Few painters capture the openness and light of California like Richard Diebenkorn. His bright and breezy paintings – some abstract, some figurative, some in-between – won him plenty of fans during the 20th century, even if the critics remained nonplussed.
In the 50s, when New York was exerting a strong gravitational pull with its distinctive brand of abstract expressionism, Diebenkorn offered something lighter and airier. And when tastes took a figurative turn in the 60s with the arrival of pop art, he went against the tide once again and switched back to abstraction.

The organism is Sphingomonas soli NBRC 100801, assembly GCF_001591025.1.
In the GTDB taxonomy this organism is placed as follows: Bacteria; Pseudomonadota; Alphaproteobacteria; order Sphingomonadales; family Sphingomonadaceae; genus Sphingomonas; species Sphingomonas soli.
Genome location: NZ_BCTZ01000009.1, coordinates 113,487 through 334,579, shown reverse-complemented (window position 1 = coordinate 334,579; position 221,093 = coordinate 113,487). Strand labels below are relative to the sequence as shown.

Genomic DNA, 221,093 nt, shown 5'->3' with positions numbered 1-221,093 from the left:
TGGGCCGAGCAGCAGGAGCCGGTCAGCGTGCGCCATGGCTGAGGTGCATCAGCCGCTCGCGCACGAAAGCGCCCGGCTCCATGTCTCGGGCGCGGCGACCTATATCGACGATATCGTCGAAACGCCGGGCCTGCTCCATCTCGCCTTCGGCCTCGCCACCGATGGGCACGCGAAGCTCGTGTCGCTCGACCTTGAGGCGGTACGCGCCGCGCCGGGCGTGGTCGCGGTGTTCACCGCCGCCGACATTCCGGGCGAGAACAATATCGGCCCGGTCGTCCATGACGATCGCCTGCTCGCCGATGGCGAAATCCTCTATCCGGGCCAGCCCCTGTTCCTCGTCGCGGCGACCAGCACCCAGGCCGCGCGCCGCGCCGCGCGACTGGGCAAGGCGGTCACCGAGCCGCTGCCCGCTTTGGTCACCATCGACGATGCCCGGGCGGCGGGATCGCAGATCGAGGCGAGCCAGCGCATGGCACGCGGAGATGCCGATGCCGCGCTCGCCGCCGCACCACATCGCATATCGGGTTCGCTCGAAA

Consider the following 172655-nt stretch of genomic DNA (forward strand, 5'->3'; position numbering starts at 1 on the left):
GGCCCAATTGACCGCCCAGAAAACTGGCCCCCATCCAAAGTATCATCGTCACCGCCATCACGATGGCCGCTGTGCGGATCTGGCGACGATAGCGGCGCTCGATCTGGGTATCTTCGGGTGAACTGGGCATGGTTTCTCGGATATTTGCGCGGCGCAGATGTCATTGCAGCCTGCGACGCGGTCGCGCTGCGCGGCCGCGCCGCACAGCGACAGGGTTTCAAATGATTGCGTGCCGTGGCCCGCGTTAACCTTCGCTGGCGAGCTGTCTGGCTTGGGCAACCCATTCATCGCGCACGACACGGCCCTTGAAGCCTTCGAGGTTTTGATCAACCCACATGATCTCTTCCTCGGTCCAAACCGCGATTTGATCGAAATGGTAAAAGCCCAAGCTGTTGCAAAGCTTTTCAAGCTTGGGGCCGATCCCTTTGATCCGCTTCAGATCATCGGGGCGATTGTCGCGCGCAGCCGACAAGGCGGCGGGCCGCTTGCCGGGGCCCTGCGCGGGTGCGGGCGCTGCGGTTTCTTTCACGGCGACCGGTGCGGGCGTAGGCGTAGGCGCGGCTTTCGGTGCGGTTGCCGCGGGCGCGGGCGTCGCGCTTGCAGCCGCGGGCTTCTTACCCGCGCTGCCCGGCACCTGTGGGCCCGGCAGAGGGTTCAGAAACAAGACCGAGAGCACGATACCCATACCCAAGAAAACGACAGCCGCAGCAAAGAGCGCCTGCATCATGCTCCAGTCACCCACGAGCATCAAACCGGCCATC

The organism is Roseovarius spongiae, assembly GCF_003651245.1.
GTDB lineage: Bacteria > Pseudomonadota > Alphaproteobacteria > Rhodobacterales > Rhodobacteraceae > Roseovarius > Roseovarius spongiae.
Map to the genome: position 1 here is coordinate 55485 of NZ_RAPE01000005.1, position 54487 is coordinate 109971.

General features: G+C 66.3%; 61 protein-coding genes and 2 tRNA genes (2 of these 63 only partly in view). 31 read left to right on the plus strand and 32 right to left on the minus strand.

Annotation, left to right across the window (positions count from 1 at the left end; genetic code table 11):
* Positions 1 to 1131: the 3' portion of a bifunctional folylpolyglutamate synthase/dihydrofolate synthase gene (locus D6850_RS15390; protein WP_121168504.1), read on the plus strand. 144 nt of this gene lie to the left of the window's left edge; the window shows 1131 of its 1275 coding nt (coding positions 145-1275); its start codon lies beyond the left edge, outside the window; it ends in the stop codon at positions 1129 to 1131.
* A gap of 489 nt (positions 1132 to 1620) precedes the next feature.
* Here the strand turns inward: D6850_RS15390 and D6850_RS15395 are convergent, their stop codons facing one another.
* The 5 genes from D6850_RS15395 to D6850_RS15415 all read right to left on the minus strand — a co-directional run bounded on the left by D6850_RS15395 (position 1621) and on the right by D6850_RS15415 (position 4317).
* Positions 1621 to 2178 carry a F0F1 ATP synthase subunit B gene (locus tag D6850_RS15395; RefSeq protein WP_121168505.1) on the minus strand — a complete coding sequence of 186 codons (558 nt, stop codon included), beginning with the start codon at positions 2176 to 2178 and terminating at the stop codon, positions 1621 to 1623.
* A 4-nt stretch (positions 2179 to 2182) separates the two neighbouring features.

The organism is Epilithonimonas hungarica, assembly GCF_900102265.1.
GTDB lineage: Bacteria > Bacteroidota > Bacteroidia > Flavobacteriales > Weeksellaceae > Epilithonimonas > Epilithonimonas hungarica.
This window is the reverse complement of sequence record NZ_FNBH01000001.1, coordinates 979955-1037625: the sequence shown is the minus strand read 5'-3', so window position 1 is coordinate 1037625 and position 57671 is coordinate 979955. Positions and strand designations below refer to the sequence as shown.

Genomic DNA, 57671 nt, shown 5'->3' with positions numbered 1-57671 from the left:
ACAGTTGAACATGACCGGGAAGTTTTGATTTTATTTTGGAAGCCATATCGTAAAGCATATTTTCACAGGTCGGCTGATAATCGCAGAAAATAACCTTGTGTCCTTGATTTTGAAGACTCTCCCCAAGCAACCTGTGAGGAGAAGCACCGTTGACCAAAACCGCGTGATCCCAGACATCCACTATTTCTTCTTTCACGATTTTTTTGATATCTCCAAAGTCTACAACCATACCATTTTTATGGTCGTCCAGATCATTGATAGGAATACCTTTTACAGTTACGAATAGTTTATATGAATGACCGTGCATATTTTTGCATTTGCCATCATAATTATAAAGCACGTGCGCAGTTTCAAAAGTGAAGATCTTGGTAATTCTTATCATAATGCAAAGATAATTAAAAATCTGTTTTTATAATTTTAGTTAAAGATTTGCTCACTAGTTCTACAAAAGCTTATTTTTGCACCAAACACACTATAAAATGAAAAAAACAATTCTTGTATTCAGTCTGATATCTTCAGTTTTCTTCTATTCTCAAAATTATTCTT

Imperviousness to the whims of fashion has served his legacy well, and while he never reached the heights of Rothko or Pollock during his lifetime, there’s renewed interest in the artist two decades after his death. This month’s survey of his life’s work at the Royal Academy – the first in the UK for almost a quarter of a century – will further boost the profile of one of the 20th century’s most underrated artists.
Richard Diebenkorn opens 14 March at the Royal Academy of Arts